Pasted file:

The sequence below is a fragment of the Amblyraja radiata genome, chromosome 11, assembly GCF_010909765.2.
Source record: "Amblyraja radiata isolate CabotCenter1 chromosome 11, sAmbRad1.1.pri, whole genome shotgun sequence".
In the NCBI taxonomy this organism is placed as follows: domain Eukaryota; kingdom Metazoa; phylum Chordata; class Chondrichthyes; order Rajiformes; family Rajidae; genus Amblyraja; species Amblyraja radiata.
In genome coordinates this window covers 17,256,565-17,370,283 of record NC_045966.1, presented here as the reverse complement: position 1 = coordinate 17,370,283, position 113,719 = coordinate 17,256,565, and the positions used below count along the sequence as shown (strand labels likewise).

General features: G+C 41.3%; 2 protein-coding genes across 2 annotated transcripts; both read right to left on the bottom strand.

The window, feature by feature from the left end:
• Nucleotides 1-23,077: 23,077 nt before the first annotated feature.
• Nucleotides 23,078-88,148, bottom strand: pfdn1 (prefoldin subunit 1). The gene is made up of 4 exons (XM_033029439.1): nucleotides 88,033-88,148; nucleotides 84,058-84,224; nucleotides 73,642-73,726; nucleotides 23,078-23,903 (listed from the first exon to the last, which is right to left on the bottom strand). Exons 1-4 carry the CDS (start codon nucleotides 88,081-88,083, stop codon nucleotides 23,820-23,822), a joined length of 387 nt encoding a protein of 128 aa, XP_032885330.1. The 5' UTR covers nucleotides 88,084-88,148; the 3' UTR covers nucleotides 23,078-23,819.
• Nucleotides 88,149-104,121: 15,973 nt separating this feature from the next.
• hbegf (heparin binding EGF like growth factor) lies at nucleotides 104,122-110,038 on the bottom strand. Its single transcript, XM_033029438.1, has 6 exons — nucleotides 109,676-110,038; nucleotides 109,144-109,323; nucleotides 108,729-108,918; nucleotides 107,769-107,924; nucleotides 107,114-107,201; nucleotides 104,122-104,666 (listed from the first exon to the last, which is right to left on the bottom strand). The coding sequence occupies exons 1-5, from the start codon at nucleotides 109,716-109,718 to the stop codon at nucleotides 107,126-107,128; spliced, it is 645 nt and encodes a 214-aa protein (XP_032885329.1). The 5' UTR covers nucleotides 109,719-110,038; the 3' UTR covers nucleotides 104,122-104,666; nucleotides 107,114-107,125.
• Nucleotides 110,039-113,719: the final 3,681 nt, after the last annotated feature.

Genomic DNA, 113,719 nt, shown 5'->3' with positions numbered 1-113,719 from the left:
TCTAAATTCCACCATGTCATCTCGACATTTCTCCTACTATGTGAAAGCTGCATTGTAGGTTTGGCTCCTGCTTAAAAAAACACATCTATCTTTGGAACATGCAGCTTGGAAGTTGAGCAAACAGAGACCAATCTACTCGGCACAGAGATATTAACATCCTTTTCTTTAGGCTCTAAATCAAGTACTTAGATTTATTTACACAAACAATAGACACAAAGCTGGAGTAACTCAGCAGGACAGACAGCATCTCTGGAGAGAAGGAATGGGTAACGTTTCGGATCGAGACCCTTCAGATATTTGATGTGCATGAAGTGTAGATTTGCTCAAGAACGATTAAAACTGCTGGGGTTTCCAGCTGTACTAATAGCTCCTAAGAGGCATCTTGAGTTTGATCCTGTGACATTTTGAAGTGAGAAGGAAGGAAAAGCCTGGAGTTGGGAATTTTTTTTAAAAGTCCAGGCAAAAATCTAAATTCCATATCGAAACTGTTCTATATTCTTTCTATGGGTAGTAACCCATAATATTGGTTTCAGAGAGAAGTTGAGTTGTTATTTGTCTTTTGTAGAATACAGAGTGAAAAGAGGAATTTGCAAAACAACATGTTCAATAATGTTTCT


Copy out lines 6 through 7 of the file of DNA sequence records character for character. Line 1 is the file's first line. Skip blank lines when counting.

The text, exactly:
The window, feature by feature from the left end:
• Nucleotides 1-23,077: 23,077 nt before the first annotated feature.